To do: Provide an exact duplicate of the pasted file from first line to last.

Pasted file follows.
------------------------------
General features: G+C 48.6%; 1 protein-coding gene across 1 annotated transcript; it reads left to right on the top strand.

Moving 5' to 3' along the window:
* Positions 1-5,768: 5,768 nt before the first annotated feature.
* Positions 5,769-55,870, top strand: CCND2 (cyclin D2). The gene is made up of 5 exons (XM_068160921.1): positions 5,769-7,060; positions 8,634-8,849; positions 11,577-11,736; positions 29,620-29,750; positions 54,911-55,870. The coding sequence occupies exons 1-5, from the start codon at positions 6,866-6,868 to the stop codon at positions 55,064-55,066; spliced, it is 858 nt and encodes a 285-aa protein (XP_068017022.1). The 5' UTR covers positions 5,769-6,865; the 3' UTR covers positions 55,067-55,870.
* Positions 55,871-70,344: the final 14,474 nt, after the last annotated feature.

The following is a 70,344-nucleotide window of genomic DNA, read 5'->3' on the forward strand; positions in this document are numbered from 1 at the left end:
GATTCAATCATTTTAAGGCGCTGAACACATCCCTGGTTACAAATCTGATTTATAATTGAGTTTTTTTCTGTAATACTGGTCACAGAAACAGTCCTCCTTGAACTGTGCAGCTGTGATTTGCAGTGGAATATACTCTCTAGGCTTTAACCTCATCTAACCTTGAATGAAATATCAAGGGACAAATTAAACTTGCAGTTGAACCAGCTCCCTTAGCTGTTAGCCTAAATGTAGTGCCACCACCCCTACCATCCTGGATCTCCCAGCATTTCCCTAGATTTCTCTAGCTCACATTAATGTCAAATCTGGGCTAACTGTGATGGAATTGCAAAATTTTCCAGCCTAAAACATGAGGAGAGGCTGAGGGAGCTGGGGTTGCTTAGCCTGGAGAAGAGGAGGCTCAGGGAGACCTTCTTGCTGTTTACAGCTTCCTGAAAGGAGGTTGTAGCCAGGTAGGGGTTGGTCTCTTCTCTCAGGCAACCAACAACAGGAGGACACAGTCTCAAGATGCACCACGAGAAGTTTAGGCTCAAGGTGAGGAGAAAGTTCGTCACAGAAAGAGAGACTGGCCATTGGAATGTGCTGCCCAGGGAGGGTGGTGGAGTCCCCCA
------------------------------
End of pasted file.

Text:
General features: G+C 48.6%; 1 protein-coding gene across 1 annotated transcript; it reads left to right on the top strand.

Moving 5' to 3' along the window:
* Positions 1-5,768: 5,768 nt before the first annotated feature.
* Positions 5,769-55,870, top strand: CCND2 (cyclin D2). The gene is made up of 5 exons (XM_068160921.1): positions 5,769-7,060; positions 8,634-8,849; positions 11,577-11,736; positions 29,620-29,750; positions 54,911-55,870. The coding sequence occupies exons 1-5, from the start codon at positions 6,866-6,868 to the stop codon at positions 55,064-55,066; spliced, it is 858 nt and encodes a 285-aa protein (XP_068017022.1). The 5' UTR covers positions 5,769-6,865; the 3' UTR covers positions 55,067-55,870.
* Positions 55,871-70,344: the final 14,474 nt, after the last annotated feature.

The following is a 70,344-nucleotide window of genomic DNA, read 5'->3' on the forward strand; positions in this document are numbered from 1 at the left end:
GATTCAATCATTTTAAGGCGCTGAACACATCCCTGGTTACAAATCTGATTTATAATTGAGTTTTTTTCTGTAATACTGGTCACAGAAACAGTCCTCCTTGAACTGTGCAGCTGTGATTTGCAGTGGAATATACTCTCTAGGCTTTAACCTCATCTAACCTTGAATGAAATATCAAGGGACAAATTAAACTTGCAGTTGAACCAGCTCCCTTAGCTGTTAGCCTAAATGTAGTGCCACCACCCCTACCATCCTGGATCTCCCAGCATTTCCCTAGATTTCTCTAGCTCACATTAATGTCAAATCTGGGCTAACTGTGATGGAATTGCAAAATTTTCCAGCCTAAAACATGAGGAGAGGCTGAGGGAGCTGGGGTTGCTTAGCCTGGAGAAGAGGAGGCTCAGGGAGACCTTCTTGCTGTTTACAGCTTCCTGAAAGGAGGTTGTAGCCAGGTAGGGGTTGGTCTCTTCTCTCAGGCAACCAACAACAGGAGGACACAGTCTCAAGATGCACCACGAGAAGTTTAGGCTCAAGGTGAGGAGAAAGTTCGTCACAGAAAGAGAGACTGGCCATTGGAATGTGCTGCCCAGGGAGGGTGGTGGAGTCCCCCA